since State Farm’s interpretation of the complaint as stating claims for breach of the UIM provision of the insurance
policy and bad faith benefits Shultzaberger where State Farm likely would have prevailed a motion to dismiss for
failure to allege these causes of action with plausibility, the Court also construes the complaint in the same manner
as State Farm to assist in disposition of the motion to bifurcate.
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issues, [or] claims[.]” Although the Court’s discretion is broad in bifurcating claims, it is not
unfettered. See United States ex rel. Bahrani v. ConAgra, Inc., 624 F.3d 1275, 1283 (10th Cir.
2010). On the one hand, “[b]ifurcation is not an abuse of discretion if such interests favor
separation of issues and the issues are clearly separable.” Angelo v Armstrong World Indus., 11
F.3d 957, 964 (10th Cir. 1993). On the other, bifurcation is inappropriate when it will result in
unfairness or prejudice to the non-movant, and neither shorten trial nor affect what evidence the
parties will offer. See F.D.I.C. v. Refco Group, Ltd., 184 F.R.D. 623, 629 (D. Colo. 1999). The
movant bears the burden of establishing bifurcation is warranted “in light of the general principle
that a single trial tends to lessen the delay, expense, and inconvenience.” Belisle v. BNSF Ry.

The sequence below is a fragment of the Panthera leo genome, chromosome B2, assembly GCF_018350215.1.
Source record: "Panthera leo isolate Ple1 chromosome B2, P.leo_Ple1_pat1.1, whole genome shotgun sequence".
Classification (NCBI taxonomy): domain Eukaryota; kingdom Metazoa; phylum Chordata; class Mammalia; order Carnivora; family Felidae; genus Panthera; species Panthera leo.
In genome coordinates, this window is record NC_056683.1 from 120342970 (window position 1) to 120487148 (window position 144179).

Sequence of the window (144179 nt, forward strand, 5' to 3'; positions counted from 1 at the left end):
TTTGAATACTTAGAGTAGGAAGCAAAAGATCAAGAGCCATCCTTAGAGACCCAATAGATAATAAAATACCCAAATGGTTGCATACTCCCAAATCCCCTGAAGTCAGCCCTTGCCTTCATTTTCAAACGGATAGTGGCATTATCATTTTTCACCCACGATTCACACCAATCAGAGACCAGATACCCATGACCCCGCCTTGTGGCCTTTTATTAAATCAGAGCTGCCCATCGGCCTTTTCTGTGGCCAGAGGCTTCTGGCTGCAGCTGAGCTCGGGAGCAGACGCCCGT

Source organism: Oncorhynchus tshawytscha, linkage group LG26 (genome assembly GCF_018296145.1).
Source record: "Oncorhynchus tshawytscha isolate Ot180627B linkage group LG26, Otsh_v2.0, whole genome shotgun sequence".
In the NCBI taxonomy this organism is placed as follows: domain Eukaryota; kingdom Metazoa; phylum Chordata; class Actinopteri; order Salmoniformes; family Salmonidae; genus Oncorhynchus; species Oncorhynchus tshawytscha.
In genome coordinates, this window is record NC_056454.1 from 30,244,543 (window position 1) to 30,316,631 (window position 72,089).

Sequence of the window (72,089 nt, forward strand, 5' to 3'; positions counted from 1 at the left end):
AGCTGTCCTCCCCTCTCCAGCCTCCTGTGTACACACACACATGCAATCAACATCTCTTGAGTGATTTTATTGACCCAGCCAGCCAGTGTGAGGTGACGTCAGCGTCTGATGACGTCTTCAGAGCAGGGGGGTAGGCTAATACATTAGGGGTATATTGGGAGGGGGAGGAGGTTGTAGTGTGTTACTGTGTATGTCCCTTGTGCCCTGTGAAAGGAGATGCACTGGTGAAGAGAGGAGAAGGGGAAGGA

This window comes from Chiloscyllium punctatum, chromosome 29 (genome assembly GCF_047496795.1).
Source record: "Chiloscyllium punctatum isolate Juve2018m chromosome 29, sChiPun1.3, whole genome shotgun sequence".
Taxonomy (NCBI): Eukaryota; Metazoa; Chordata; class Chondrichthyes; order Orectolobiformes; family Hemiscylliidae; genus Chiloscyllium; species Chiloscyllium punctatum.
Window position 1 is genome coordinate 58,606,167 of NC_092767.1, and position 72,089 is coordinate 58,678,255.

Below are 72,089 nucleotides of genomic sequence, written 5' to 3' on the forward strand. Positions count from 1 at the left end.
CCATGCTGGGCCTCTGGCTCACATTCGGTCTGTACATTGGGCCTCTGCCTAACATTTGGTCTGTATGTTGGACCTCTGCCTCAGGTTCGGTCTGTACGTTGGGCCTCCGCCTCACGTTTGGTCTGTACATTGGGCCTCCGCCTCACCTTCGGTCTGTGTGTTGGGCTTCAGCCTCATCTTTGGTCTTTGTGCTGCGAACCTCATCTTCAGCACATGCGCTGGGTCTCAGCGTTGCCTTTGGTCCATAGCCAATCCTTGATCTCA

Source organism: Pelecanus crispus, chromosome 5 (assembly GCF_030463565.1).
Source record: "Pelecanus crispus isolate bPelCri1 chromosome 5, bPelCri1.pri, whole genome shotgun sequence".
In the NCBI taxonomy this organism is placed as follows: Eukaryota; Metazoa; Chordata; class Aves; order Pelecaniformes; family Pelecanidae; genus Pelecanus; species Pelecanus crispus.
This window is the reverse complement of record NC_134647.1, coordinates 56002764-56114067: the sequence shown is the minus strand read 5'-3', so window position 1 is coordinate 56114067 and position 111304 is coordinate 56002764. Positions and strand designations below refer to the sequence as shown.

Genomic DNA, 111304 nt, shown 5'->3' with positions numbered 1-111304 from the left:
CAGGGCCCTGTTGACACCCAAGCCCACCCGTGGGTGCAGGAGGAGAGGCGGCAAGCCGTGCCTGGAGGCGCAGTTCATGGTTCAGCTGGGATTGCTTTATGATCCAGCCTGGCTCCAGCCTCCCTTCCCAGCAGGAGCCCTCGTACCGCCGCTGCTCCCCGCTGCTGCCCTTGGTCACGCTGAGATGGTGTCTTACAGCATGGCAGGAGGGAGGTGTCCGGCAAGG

Co., 697 F. Supp. 2d 1233, 1250 (D. Kan. 2010).
The Court determines that bifurcation is warranted under the circumstances. In New
Mexico, a plaintiff must prove breach of the UIM provision of the insurance policy as a
condition precedent to recovery on a claim of bad faith. See Aragon v. Allstate Ins. Co., 185 F.
Supp. 3d 1281, 1283-84 (D.N.M. 2016) (synthesizing New Mexico law on bad faith/UIM
claims). To satisfy this threshold, typically the insured must establish the underlying tortfeasor’s
negligence—“duty, breach, proximate cause, and loss or damages” that exceed the tortfeasor’s
policy limits. State Farm Mut. Auto. Ins. Co. v. Barker, 96 P.3d 336, 339 (N.M. Ct. App. 2004).
Underlying liability in this case is not a foregone conclusion. State Farm claims Shultzaberger’s
post-accident presentation is largely the same as before—he had many preexisting injuries and
underwent back surgery months before the accident. Thus, if true, Shultzaberger would not
satisfy the causation and damages elements of the alleged UIM violation, rendering the bad-faith
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The two causes of action consist of different elements. As explained above, a UIM claim
involves proof of traditional negligence plus damages above policy limits. By contrast, bad faith
in New Mexico premised upon an insurance company’s failure to pay a claim requires the
plaintiff to establish that insurance company’s reasons for denial were frivolous or unfounded.
See Sloan v. State Farm Mut. Auto. Ins. Co., 85 P.3d 230, 236 (N.M. 2004). “Frivolous” or
“unfounded” is not synonymous with a breach of contract; rather, these terms mean “an utter or
total lack of foundation for an assertion of nonliability.” Id. (citation and quotation omitted).
Thus, evidentiary and discovery needs are different for the two types of claims. This
consideration of judicial economy favors bifurcation.
State Farm makes a colorable argument that it would suffer prejudice aside from the cost